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3 Oil Stocks to Buy Before It's Too Late

Motley Fool - Sun Sep 24, 7:15AM CDT

Oil prices have caught fire in recent months, surging 30% over the past 90 days. That rally has pushed crude prices over $90 a barrel. The main driver has been OPEC's decision to reduce its supply.

Oil could continue rising. However, most oil stocks have yet to catch the current wave and start rallying. That underperformance might not last much longer. Devon Energy(NYSE: DVN), Chevron(NYSE: CVX), and Marathon Oil(NYSE: MRO) stand out to a few contributors as the leading oil stocks to buy right now so that investors don't miss their potential rally.

Devon's performance-linked dividend is set to increase

Reuben Gregg Brewer (Devon Energy): Devon Energy is an onshore U.S. oil and natural gas producer. Its top and bottom lines are tied directly to energy prices, given the commodity nature of the energy business. West Texas Intermediate (WTI) crude, a key U.S. energy benchmark, has risen from around $73 per barrel in March to roughly $100 of late. That's a notable shift from the downtrend that was in place from mid-2022 to that March 2023 low point.

So, Devon Energy's financial results are likely to inflect higher again after a period of declines. That's good news, and investors should be pleased to hear it. But there's a nuance to this story, because Devon Energy has tied its dividend to its financial performance. That, effectively, ties the dividend to energy prices. When oil prices were falling, the dividend was, too. Now that oil prices are on the rise, the dividend is likely to inflect higher again in short order.

DVN Dividend Per Share (Quarterly) Chart

DVN Dividend Per Share (Quarterly) data by YCharts

While there's no way to really know where the dividend will go, the last time WTI oil prices were in the $100-per-barrel range, the dividend was around $1.00 per share per quarter. That's a big increase from today's $0.49 per share. So shareholders could see a big bump in Devon Energy's dividend in the very near future.

Down, but poised to rebound

Matt DiLallo (Marathon Oil): Shares of Marathon Oil are currently down about 20% from their 52-week high. That slump comes even though oil prices have risen nearly 10% over the past year (and have surged recently), while the market has also delivered a double-digit gain.

Marathon has been capitalizing on the sell-off in its stock. It has repurchased over $700 million of its shares through the second quarter. That brought its total to $4.2 billion in shares over the last seven quarters. This repurchase program has retired an astounding 24% of Marathon's outstanding share. That's the biggest share count decline in the oil patch over the period.

Marathon's oil-fueled cash flows should rise in the coming months, giving it more money to repurchase its shares. Marathon aims to return 40% of its cash flow to shareholders through dividends and repurchases when oil exceeds $60 a barrel. It pays a base dividend it can sustain at $40 a barrel, and it uses share repurchases to return any excess cash flow to shareholders to achieve its 40% return target. Marathon currently has $1.8 billion remaining on its existing repurchase authorization, enough to gobble up more than 10% of its outstanding shares at its current market cap, and it will probably reload that program after its completion.

That combination of growing cash flows and a likely acceleration in its repurchase rate could drive shares much higher in the coming quarters. It makes Marathon look like an appealing oil stock to buy before what could be a big rally.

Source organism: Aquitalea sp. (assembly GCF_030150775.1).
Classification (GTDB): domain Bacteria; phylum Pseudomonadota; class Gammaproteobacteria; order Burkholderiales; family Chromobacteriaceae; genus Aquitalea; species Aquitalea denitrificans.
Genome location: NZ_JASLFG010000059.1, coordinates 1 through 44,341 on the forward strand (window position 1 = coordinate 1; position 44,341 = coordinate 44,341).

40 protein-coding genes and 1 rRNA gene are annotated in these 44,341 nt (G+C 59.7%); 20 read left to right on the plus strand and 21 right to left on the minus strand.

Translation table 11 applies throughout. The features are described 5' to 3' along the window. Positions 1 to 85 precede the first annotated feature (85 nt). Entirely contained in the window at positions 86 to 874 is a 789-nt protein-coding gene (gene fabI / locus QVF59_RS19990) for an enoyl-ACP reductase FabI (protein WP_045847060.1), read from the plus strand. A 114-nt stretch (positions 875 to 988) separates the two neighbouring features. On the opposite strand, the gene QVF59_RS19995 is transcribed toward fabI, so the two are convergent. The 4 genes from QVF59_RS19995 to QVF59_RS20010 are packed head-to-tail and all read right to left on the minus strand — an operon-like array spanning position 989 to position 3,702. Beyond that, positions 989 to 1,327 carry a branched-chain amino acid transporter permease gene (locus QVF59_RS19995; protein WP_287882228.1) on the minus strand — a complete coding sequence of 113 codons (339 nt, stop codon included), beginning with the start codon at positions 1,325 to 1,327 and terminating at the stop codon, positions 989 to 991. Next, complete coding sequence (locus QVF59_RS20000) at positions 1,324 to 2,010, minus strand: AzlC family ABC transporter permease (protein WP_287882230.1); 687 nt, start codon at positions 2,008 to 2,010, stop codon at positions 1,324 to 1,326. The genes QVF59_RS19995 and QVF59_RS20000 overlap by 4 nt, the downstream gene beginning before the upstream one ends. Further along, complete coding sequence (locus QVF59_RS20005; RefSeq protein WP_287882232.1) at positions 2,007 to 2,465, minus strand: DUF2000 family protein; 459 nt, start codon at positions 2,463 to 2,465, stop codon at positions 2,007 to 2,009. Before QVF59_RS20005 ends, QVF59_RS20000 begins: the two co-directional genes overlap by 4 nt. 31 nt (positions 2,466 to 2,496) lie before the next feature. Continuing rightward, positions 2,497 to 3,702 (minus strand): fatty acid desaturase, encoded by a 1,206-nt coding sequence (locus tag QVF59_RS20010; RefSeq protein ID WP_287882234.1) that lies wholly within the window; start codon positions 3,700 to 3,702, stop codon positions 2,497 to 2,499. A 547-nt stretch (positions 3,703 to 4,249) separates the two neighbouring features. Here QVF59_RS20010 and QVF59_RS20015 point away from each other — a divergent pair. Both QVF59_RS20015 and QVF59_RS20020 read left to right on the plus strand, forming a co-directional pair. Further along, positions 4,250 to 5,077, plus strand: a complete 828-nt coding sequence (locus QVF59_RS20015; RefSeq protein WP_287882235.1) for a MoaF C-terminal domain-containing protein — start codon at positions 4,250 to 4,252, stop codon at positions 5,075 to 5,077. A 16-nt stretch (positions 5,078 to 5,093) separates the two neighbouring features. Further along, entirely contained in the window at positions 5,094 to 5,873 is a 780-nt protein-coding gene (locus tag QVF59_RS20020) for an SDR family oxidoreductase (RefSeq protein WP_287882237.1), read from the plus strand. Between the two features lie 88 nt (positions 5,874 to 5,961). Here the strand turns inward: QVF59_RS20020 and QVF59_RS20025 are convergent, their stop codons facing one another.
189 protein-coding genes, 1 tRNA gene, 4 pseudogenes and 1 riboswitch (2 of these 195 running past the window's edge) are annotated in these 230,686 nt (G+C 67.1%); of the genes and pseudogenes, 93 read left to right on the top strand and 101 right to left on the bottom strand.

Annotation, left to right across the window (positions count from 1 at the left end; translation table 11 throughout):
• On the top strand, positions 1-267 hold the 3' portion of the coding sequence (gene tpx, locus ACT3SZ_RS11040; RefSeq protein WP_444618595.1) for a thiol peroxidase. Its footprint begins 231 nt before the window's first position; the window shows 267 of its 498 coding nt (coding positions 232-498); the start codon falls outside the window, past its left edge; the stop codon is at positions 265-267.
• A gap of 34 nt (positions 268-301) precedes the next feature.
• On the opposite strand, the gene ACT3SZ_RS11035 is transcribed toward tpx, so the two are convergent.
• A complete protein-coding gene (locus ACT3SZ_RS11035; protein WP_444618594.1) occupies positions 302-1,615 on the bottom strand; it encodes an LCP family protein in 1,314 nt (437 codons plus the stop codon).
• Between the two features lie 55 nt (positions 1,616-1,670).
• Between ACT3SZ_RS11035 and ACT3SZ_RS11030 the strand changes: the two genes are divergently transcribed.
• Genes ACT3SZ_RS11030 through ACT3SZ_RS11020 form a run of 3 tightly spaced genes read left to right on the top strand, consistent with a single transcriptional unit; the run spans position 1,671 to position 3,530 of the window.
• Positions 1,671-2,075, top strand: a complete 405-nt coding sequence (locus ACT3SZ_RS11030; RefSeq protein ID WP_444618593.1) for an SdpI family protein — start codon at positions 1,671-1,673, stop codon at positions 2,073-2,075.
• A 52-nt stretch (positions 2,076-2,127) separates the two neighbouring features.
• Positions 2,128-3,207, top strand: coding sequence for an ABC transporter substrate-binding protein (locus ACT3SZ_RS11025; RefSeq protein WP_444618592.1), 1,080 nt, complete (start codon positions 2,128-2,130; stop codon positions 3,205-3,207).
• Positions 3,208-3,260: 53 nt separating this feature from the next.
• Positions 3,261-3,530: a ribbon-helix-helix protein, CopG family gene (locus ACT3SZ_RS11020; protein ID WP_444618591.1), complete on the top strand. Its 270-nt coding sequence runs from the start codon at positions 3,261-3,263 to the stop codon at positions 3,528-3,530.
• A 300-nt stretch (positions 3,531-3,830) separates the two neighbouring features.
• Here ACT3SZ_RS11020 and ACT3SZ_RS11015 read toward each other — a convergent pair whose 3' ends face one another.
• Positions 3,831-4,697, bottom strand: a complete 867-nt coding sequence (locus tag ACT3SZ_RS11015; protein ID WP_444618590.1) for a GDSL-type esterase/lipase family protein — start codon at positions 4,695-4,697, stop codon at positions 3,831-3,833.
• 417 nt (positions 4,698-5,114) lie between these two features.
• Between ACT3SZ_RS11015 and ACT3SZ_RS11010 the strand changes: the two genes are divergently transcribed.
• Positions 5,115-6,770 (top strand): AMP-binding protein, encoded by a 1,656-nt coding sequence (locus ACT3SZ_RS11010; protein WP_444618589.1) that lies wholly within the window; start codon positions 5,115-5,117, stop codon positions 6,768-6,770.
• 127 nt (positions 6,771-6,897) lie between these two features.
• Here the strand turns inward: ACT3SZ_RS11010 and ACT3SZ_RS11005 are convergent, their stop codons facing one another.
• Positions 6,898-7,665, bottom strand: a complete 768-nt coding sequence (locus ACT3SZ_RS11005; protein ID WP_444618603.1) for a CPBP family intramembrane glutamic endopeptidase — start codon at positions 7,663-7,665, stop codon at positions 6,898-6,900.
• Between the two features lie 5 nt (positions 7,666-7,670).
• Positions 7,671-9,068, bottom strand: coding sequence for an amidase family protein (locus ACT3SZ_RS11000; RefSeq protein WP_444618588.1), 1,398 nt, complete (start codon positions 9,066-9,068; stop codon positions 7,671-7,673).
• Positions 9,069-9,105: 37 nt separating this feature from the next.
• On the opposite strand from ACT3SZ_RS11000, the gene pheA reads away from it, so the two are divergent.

A rock-solid oil stock for the long term

Neha Chamaria(Chevron): Because Chevron is an oil and gas producer, crude oil price is the single largest variable that affects its numbers. Higher oil prices can not only boost Chevron's upstream earnings and cash flows but also improve its liquidity and financial standing. Yet it's only when you see the kind of impact that oil prices can have on Chevron's cash flows that you begin to realize why this stock is such a great buy.

Between 2022 and 2027, Chevron expects to grow its free cash flow (FCF) by an average annual growth rate of at least 10% at a Brent crude price of only $60 per barrel. Brent crude is currently hovering above $90 a barrel. If oil prices can sustain momentum for the better part in the near term, Chevron's FCF could grow at a much faster clip unless it increases its capital spending outlay. Right now, Chevron projects its capital expenditure to be around $14 billion for 2024 and anything between $14 billion and $16 billion between 2024 and 2027.

Chevron is also targeting a return on capital employed (ROCE) of more than 12% through 2027 at $60 Brent. That looks doable, considering that Chevron's ROCE hit a 12-year high of 20% last year. Chevron's ROCE has also grown at a faster rate than peers like ExxonMobil in the past five years.

As long as Chevron's cash flows grows, so should dividends since dividend growth is a top priority for management when it comes to allocating capital. Like ROCE, Chevron's dividend per share also grew at a faster compound annual growth rate than peers in the past five years. With Chevron's stock yielding 3.6% and still trading cheap, there's still time to own this rock-solid oil stock before it's too late.

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Matthew DiLallo has no position in any of the stocks mentioned. Neha Chamaria has no position in any of the stocks mentioned. Reuben Gregg Brewer has no position in any of the stocks mentioned. The Motley Fool recommends Chevron. The Motley Fool has a disclosure policy.

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